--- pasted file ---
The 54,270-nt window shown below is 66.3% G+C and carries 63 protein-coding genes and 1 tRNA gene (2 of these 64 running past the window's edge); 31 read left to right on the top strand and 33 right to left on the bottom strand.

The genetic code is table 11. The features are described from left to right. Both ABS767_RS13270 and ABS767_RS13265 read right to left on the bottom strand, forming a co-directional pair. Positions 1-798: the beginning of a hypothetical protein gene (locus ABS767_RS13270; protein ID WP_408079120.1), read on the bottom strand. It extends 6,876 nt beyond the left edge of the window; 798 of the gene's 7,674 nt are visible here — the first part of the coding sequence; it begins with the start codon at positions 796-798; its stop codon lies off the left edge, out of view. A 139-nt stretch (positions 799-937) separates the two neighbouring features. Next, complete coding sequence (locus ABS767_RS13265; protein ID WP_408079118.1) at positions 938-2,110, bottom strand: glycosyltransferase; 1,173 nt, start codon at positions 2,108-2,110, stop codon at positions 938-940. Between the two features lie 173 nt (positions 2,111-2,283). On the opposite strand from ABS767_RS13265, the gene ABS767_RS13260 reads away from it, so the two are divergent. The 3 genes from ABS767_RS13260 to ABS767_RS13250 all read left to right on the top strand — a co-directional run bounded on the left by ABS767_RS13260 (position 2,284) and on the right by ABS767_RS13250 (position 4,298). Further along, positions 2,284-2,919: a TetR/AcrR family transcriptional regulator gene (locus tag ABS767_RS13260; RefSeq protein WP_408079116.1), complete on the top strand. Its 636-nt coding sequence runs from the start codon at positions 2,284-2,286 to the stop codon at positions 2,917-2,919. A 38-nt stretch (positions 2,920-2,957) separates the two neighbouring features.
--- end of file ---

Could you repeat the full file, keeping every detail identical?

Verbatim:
The 54,270-nt window shown below is 66.3% G+C and carries 63 protein-coding genes and 1 tRNA gene (2 of these 64 running past the window's edge); 31 read left to right on the top strand and 33 right to left on the bottom strand.

The genetic code is table 11. The features are described from left to right. Both ABS767_RS13270 and ABS767_RS13265 read right to left on the bottom strand, forming a co-directional pair. Positions 1-798: the beginning of a hypothetical protein gene (locus ABS767_RS13270; protein ID WP_408079120.1), read on the bottom strand. It extends 6,876 nt beyond the left edge of the window; 798 of the gene's 7,674 nt are visible here — the first part of the coding sequence; it begins with the start codon at positions 796-798; its stop codon lies off the left edge, out of view. A 139-nt stretch (positions 799-937) separates the two neighbouring features. Next, complete coding sequence (locus ABS767_RS13265; protein ID WP_408079118.1) at positions 938-2,110, bottom strand: glycosyltransferase; 1,173 nt, start codon at positions 2,108-2,110, stop codon at positions 938-940. Between the two features lie 173 nt (positions 2,111-2,283). On the opposite strand from ABS767_RS13265, the gene ABS767_RS13260 reads away from it, so the two are divergent. The 3 genes from ABS767_RS13260 to ABS767_RS13250 all read left to right on the top strand — a co-directional run bounded on the left by ABS767_RS13260 (position 2,284) and on the right by ABS767_RS13250 (position 4,298). Further along, positions 2,284-2,919: a TetR/AcrR family transcriptional regulator gene (locus tag ABS767_RS13260; RefSeq protein WP_408079116.1), complete on the top strand. Its 636-nt coding sequence runs from the start codon at positions 2,284-2,286 to the stop codon at positions 2,917-2,919. A 38-nt stretch (positions 2,920-2,957) separates the two neighbouring features.